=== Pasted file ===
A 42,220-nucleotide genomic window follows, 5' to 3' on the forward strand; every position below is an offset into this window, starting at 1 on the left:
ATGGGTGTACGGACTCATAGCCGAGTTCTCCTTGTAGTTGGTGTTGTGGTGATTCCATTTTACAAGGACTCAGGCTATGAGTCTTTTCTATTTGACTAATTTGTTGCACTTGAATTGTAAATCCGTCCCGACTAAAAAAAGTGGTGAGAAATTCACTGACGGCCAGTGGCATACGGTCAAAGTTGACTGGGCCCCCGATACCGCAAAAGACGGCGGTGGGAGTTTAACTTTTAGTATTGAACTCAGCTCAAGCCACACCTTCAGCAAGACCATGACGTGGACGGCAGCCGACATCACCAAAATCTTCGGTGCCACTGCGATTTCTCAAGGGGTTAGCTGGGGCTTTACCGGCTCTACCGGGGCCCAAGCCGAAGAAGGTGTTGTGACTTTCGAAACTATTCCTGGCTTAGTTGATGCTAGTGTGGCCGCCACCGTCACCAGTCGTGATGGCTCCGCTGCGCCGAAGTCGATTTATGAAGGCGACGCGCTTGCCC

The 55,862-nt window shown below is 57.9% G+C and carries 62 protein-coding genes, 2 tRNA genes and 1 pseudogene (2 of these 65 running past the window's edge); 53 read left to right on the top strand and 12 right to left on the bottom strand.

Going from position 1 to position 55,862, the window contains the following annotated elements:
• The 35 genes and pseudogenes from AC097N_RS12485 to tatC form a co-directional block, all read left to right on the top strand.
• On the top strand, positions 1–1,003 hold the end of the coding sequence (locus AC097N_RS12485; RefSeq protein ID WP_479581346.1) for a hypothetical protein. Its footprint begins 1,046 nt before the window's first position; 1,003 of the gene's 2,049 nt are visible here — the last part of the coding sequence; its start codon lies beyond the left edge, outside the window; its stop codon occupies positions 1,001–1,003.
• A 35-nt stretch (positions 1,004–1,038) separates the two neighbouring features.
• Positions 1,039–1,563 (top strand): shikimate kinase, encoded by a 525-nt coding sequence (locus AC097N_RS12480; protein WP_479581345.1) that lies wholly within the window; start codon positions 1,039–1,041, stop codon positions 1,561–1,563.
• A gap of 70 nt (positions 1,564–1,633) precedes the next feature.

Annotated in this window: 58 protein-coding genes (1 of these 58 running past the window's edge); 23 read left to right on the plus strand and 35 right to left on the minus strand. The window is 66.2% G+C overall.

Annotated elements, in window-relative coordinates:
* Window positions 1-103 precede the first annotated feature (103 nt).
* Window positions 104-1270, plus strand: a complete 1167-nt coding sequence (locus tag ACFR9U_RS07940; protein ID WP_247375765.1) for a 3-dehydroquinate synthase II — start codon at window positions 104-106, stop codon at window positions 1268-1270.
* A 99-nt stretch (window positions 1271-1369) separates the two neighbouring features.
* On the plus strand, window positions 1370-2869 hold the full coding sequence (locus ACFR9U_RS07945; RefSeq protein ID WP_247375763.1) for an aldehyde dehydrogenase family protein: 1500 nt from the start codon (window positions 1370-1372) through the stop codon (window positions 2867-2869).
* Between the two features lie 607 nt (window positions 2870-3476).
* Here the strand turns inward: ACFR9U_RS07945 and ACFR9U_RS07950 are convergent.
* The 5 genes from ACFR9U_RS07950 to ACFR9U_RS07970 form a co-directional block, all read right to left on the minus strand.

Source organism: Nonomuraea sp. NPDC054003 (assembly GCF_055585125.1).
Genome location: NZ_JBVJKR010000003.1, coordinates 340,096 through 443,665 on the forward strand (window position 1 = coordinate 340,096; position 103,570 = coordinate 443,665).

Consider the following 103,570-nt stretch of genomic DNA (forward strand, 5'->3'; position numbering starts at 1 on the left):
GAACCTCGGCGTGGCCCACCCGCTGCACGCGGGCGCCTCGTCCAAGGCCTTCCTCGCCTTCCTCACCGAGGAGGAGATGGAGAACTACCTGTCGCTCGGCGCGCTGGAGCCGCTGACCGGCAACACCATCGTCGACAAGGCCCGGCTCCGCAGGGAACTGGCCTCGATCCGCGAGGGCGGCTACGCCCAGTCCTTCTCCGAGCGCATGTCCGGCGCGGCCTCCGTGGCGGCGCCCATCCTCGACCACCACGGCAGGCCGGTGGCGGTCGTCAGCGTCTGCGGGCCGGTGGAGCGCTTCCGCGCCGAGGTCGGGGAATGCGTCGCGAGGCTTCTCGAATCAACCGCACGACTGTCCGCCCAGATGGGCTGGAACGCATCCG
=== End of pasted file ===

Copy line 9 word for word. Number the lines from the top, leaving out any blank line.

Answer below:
• A gap of 70 nt (positions 1,564–1,633) precedes the next feature.